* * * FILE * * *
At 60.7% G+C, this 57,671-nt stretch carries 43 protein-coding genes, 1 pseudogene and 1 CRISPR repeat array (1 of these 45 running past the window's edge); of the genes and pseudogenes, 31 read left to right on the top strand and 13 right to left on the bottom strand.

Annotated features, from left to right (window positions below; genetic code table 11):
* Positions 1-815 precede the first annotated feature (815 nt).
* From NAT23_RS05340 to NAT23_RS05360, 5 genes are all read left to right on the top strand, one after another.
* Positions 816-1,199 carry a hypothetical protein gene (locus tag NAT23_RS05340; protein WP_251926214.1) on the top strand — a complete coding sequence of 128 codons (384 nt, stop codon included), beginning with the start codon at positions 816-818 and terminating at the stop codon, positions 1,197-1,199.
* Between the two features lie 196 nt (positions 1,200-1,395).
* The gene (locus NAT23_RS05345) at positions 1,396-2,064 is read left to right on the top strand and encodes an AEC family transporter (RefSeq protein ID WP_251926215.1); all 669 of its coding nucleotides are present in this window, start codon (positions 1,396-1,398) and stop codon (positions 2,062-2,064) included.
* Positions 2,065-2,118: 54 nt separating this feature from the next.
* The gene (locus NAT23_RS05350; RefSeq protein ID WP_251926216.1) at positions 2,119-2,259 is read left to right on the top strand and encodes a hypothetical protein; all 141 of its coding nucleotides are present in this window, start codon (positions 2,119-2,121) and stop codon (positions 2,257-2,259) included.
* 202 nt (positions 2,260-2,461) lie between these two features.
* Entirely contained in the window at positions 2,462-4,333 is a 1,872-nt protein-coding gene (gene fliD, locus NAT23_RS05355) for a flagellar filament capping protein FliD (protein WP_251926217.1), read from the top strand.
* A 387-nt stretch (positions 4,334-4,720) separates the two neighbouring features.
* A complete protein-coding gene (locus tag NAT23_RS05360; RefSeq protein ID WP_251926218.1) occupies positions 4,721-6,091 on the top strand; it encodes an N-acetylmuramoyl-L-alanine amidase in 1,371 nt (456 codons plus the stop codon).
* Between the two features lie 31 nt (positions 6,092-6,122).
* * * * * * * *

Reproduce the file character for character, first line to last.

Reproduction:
At 60.7% G+C, this 57,671-nt stretch carries 43 protein-coding genes, 1 pseudogene and 1 CRISPR repeat array (1 of these 45 running past the window's edge); of the genes and pseudogenes, 31 read left to right on the top strand and 13 right to left on the bottom strand.

Annotated features, from left to right (window positions below; genetic code table 11):
* Positions 1-815 precede the first annotated feature (815 nt).
* From NAT23_RS05340 to NAT23_RS05360, 5 genes are all read left to right on the top strand, one after another.
* Positions 816-1,199 carry a hypothetical protein gene (locus tag NAT23_RS05340; protein WP_251926214.1) on the top strand — a complete coding sequence of 128 codons (384 nt, stop codon included), beginning with the start codon at positions 816-818 and terminating at the stop codon, positions 1,197-1,199.
* Between the two features lie 196 nt (positions 1,200-1,395).
* The gene (locus NAT23_RS05345) at positions 1,396-2,064 is read left to right on the top strand and encodes an AEC family transporter (RefSeq protein ID WP_251926215.1); all 669 of its coding nucleotides are present in this window, start codon (positions 1,396-1,398) and stop codon (positions 2,062-2,064) included.
* Positions 2,065-2,118: 54 nt separating this feature from the next.
* The gene (locus NAT23_RS05350; RefSeq protein ID WP_251926216.1) at positions 2,119-2,259 is read left to right on the top strand and encodes a hypothetical protein; all 141 of its coding nucleotides are present in this window, start codon (positions 2,119-2,121) and stop codon (positions 2,257-2,259) included.
* 202 nt (positions 2,260-2,461) lie between these two features.
* Entirely contained in the window at positions 2,462-4,333 is a 1,872-nt protein-coding gene (gene fliD, locus NAT23_RS05355) for a flagellar filament capping protein FliD (protein WP_251926217.1), read from the top strand.
* A 387-nt stretch (positions 4,334-4,720) separates the two neighbouring features.
* A complete protein-coding gene (locus tag NAT23_RS05360; RefSeq protein ID WP_251926218.1) occupies positions 4,721-6,091 on the top strand; it encodes an N-acetylmuramoyl-L-alanine amidase in 1,371 nt (456 codons plus the stop codon).
* Between the two features lie 31 nt (positions 6,092-6,122).